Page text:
A team with the Brazilian offers the biggest mathematical theorem breakthrough in 88 years | Science

Ramsey’s theorem, one of the first in the mathematical field of combinatorics, was formulated and proved by the British Frank Plumpton Ramsey in 1928, having been published only after his death in 1930.

Over the past 88 years, researchers around the world have attempted to overcome the so-called “upper limit” of the problem. The feat was finally achieved by a team during the summer program of the Institute of Pure and Applied Mathematics (IMPA).

The group is made up of the Brazilian Marcelo Campos (IMPA doctor); by the British Robert Morris (IMPA) and Simon Griffiths (assistant professor at the PUC-Rio) and by the Canadian Julian Sahasrabudhe, assistant professor at the University of Cambridge, in England.

Since 2018, scientists have been coming together to explore the problem, but only recently have they come up with a new algorithm that can improve the limit of Ramsey’s theorem. The advance is the largest in the region since 1935.

What does Ramsey’s theory say?

The theory looks for regularities within a large and chaotic structure. This indicates that for any number k, there exists a number R(k) with the following property: if there are R(k) people on Facebook, for example, and two of them are friends or do not know each other not, then it is possible to find k people who are either all friends with each other or all strangers.

“The social network represents what in mathematics is called a graph,” explains Campos, in a press release. “For us, what matters is the connection between the points of a graph. We are looking for the type of structure where all points are connected or none are connected”.

Finding this structure is not easy, especially if the coloring – i.e. the interconnected pairs – is “almost” randomly determined.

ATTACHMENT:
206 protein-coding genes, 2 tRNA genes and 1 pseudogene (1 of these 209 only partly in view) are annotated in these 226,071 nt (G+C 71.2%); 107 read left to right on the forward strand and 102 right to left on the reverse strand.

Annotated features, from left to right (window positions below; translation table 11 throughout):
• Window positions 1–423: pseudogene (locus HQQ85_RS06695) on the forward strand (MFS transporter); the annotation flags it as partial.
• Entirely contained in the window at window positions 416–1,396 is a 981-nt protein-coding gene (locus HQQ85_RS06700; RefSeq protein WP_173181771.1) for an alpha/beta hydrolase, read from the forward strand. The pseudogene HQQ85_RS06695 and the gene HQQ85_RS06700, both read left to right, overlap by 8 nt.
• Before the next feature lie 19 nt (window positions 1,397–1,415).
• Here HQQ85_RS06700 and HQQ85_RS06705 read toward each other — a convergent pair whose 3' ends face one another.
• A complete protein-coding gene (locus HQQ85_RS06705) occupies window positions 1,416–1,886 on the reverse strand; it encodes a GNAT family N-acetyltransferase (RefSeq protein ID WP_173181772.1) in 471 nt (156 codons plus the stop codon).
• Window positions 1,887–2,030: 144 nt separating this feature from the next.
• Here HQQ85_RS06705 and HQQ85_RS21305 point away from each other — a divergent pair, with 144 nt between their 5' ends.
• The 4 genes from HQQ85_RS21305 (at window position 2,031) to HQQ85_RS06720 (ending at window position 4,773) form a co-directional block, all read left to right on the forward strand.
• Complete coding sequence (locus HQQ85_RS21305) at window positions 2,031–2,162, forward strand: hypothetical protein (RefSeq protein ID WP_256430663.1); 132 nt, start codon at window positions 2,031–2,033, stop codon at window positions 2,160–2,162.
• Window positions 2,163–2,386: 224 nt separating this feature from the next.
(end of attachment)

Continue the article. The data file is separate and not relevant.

In this case, it would be like tossing a coin, which randomly determines who is a friend or not on Facebook, compared to Brazilians. “What we want to prove is that the algorithm finds the structure we’re looking for anyway,” he says.

Graph theory

The problem proposed by Ramsey, although applicable in the example of social networks, is generally interpreted from graph theory. This is made up of objects, called vertices, connected by edges of blue or red colors.

A diagram of Ramsey’s theorem — Photo: Wikimedia Commons

Sets are called “cliques” and the question is: how many vertices are needed to guarantee the existence of a clique of a certain size with edges of a single color?

In 1935, mathematicians Paul Erdős and George Szekeres showed a pioneering result and arrived at the upper limit R(k)<4^k through an algorithm. The new team has now found a new result: (3,995)^k.

The discovery can help not only in the field of combinatorics but also in other fields. “We hope that our work will lead others to find different proofs of this theorem as well. The exchange of ideas enriches mathematics,” says Briton Morris.

The group’s progress was hailed by British mathematician William Timothy Gowers, winner of the 1998 Fields Medal, in a series of tweets. He attended a combinatorics seminar at Cambridge, where the discovery of the group was explained by Canadian member Julian Sahasrabudhe.

“Basically, all combinatorics researchers have struggled to answer this question, myself included,” Gowers acknowledged. “I think it’s fair to say that this is one of the top two or three open problems in extreme combinatorics, or maybe even the best.”

Laura Davis

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